HODGE, Horace Emerton
Medical practitioner, playwright, and actor.
Horace Emerton Hodge, better known as Merton Hodge, author of The Wind and the Rain, and the only New Zealand dramatist, with the possible exception of Miss Ngaio Marsh to achieve international stature as a playwright, was born at Taruheru, Poverty Bay, on 28 March 1903. He was the son of Alfred Hodge, a Cook County farmer, and, after completing his secondary education in Gisborne, he entered the Medical School at the Otago University, graduating M.B., Ch.B. in 1928. As an undergraduate he was passionately interested in the amateur stage and became an enthusiastic active member of the University Dramatic Society. He produced a variety of student sketches and eventually wrote a play for presentation by the Dramatic Society, which later in 1933, under the title of The Wind and the Rain, met with a resounding success in London. After several hospital appointments in New Zealand, Hodge went to Edinburgh University for postgraduate study, and it was at this time that he refashioned and expanded his student effort into the play that ran to 1,000 performances at the St. Martin's, Queen's, and Savoy Theatres in London, and was later produced in America, Europe, Australia, and New Zealand. One of his early problems had been the claims of the stage versus medicine. He completed his medical course, but the issue re-emerged in London when as a member of the staff of St. George's Hospital he was faced with the phenomenal success of The Wind and the Rain. He went to New York with his play, but when war broke out in 1939 he returned to London and joined the staff of the Camberwell Hospital for Nervous Diseases. Hodge by this time had done a good deal of acting on stage and screen, and now he went on tour with E.N.S.A. (the British services entertainment unit), playing in his own play. He also contributed dramatic criticism to several London publications. He resumed the practice of medicine in 1948, and in 1952 returned to New Zealand and set up practice in Dunedin. His death by drowning occurred in Dunedin on 9 October 1958. He was a victim of his own success.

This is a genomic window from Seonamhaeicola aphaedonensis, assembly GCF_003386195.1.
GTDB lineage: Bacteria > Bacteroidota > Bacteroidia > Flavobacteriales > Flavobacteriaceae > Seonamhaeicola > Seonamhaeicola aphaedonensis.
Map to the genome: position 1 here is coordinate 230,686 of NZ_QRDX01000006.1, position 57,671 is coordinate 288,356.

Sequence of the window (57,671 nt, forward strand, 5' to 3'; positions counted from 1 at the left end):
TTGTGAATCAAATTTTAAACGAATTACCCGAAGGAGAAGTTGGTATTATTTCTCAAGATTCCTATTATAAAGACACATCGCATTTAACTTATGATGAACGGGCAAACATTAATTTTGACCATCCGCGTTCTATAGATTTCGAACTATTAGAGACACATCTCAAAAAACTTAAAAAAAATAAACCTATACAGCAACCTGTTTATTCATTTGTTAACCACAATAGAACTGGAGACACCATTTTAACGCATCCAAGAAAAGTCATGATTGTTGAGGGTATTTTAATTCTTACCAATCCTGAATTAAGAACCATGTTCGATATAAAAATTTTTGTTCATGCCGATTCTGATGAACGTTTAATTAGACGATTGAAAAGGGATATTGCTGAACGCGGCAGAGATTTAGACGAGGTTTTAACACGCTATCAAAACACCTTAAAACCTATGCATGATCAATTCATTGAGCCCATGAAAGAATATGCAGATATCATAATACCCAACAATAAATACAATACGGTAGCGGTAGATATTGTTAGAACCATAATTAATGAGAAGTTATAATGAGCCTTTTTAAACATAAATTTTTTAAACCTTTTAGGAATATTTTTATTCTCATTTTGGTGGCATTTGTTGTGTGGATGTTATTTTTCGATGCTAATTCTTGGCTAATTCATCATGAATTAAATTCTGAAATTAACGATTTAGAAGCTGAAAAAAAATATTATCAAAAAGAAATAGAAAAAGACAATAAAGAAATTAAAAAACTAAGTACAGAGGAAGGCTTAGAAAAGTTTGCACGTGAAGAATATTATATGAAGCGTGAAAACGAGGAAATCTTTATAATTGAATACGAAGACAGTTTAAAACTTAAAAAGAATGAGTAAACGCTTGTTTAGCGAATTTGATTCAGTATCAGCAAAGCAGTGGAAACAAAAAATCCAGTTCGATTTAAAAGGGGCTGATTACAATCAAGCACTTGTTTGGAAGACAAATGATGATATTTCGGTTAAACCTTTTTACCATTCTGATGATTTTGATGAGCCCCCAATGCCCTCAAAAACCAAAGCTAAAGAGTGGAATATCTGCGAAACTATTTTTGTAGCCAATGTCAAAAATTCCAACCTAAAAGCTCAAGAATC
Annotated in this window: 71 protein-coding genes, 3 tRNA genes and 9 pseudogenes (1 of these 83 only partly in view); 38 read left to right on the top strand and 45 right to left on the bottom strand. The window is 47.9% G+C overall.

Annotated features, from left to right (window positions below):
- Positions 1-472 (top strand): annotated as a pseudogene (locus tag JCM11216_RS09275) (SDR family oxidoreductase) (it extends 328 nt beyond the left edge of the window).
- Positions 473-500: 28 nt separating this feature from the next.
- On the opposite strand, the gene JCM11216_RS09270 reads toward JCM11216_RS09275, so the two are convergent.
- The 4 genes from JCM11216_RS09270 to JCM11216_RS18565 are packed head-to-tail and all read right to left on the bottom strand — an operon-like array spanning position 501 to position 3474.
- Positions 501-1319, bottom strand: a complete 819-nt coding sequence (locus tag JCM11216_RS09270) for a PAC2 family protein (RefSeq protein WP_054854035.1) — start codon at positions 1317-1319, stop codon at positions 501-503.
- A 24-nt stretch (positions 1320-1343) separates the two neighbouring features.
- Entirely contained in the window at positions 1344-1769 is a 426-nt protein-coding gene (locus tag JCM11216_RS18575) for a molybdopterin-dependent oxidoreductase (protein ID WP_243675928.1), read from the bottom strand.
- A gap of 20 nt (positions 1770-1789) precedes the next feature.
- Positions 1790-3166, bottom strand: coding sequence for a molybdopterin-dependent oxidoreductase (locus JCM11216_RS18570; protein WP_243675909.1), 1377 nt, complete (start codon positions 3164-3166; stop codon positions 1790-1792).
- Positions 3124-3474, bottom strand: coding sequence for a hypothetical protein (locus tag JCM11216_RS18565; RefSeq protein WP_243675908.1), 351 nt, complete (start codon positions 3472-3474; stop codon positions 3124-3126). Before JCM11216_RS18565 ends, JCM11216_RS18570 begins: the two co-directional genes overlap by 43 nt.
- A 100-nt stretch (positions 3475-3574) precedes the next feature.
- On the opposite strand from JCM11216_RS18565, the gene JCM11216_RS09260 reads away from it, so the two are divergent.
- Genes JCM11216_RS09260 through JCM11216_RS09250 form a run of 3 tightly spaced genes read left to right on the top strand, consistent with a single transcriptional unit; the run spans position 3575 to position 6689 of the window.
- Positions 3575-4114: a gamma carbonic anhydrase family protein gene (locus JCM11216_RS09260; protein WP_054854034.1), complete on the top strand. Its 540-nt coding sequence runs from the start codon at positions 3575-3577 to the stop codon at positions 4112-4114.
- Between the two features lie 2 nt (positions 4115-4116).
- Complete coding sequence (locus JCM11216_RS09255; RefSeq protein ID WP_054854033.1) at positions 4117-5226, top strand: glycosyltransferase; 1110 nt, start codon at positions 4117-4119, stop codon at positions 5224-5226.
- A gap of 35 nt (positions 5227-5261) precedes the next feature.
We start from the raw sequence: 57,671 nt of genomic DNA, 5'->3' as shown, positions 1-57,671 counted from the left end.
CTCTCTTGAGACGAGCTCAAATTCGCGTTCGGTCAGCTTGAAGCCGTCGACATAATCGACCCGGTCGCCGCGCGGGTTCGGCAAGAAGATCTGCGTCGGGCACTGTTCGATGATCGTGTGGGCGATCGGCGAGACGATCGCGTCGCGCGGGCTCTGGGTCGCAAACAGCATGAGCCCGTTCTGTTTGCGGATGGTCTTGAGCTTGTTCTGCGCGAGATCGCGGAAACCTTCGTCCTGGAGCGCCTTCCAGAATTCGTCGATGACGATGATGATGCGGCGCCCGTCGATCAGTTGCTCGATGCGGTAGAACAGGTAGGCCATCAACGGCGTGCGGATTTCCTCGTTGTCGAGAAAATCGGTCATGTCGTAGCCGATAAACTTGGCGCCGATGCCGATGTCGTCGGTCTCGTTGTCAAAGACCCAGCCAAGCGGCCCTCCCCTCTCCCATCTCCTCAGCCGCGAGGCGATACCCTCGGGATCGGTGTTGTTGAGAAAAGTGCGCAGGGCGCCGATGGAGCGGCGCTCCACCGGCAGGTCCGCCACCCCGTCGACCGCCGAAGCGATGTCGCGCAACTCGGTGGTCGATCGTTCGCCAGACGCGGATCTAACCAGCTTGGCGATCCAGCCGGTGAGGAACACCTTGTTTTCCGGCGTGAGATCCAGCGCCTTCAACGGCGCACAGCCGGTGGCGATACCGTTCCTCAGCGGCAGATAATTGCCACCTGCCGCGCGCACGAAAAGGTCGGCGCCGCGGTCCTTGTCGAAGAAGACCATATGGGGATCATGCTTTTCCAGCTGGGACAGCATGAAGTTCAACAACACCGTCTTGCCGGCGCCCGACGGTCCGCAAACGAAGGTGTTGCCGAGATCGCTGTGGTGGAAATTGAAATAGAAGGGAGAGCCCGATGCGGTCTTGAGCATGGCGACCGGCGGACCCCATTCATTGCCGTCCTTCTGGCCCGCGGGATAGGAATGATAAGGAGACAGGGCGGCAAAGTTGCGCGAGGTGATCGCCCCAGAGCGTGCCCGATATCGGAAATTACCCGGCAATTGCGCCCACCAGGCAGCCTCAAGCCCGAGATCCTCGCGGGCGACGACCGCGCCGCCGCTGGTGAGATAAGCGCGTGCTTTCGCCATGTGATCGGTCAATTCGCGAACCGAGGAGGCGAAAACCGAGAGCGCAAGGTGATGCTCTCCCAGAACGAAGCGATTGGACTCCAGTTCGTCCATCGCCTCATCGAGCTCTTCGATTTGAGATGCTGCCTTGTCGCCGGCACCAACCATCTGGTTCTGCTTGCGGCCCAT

Hodge as a dramatist was very much a product of his generation. Many of his images, and particularly his comparisons in simile and metaphor, sprang from his native background, but others derived with equal spontaneity from the world in which he moved during his post-graduate period. This combination, and the fact that he appears to have written with deliberate restraint to match the simplicity of his theme, formed the basis of the peculiar quality London audiences and critics found in The Wind and the Rain. Unhappily he never quite achieved the same deft touch of the realist-cum-anti-romantic in his subsequent work. His genius, if such it was, came in and went out with his first success. Grief Goes Over, in which Dame Sybil Thorndike appeared in the London West End, was a graceful play, soundly constructed and in some respects in strong contrast to the light touch of The Wind and the Rain, but it enjoyed only a moderate success. Orchard Walls, The Island (written in collaboration with Godfrey Tearle), and a dramatic adaptation of Olive Schreiner's The Story of an African Farm followed, but they added little to the laurels he had already won. R.J.
- Otago Daily Times, 10 Oct 1958 (Obit).